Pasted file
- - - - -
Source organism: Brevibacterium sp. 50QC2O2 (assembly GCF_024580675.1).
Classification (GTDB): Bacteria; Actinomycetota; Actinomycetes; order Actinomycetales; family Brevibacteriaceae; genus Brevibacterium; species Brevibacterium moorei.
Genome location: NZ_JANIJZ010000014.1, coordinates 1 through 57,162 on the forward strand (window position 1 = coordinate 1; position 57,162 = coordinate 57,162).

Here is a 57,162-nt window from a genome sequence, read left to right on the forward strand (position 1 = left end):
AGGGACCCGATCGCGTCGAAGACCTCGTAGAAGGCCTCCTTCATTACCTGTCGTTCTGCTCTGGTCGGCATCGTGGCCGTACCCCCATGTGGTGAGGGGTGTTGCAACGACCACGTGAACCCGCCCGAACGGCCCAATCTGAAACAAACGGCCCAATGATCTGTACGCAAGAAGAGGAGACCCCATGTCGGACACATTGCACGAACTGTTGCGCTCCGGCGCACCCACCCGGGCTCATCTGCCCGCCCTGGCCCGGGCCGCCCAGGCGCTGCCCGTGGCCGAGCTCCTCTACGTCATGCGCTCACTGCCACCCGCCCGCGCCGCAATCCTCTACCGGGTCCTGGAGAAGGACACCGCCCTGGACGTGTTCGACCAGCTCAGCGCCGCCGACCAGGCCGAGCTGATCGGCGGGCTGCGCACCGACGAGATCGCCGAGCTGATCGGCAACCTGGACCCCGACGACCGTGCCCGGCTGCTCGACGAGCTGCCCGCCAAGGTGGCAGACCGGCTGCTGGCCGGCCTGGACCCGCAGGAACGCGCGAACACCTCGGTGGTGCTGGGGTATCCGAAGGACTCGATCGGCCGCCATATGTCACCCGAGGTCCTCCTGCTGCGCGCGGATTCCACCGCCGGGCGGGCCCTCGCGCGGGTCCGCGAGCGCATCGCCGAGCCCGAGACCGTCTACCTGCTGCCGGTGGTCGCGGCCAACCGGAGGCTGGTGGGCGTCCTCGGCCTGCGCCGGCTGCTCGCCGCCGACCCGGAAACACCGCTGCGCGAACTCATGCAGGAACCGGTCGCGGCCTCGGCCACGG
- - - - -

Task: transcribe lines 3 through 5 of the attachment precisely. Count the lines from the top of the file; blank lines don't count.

Genome location: NZ_JANIJZ010000014.1, coordinates 1 through 57,162 on the forward strand (window position 1 = coordinate 1; position 57,162 = coordinate 57,162).

Here is a 57,162-nt window from a genome sequence, read left to right on the forward strand (position 1 = left end):
AGGGACCCGATCGCGTCGAAGACCTCGTAGAAGGCCTCCTTCATTACCTGTCGTTCTGCTCTGGTCGGCATCGTGGCCGTACCCCCATGTGGTGAGGGGTGTTGCAACGACCACGTGAACCCGCCCGAACGGCCCAATCTGAAACAAACGGCCCAATGATCTGTACGCAAGAAGAGGAGACCCCATGTCGGACACATTGCACGAACTGTTGCGCTCCGGCGCACCCACCCGGGCTCATCTGCCCGCCCTGGCCCGGGCCGCCCAGGCGCTGCCCGTGGCCGAGCTCCTCTACGTCATGCGCTCACTGCCACCCGCCCGCGCCGCAATCCTCTACCGGGTCCTGGAGAAGGACACCGCCCTGGACGTGTTCGACCAGCTCAGCGCCGCCGACCAGGCCGAGCTGATCGGCGGGCTGCGCACCGACGAGATCGCCGAGCTGATCGGCAACCTGGACCCCGACGACCGTGCCCGGCTGCTCGACGAGCTGCCCGCCAAGGTGGCAGACCGGCTGCTGGCCGGCCTGGACCCGCAGGAACGCGCGAACACCTCGGTGGTGCTGGGGTATCCGAAGGACTCGATCGGCCGCCATATGTCACCCGAGGTCCTCCTGCTGCGCGCGGATTCCACCGCCGGGCGGGCCCTCGCGCGGGTCCGCGAGCGCATCGCCGAGCCCGAGACCGTCTACCTGCTGCCGGTGGTCGCGGCCAACCGGAGGCTGGTGGGCGTCCTCGGCCTGCGCCGGCTGCTCGCCGCCGACCCGGAAACACCGCTGCGCGAACTCATGCAGGAACCGGTCGCGGCCTCGGCCACGG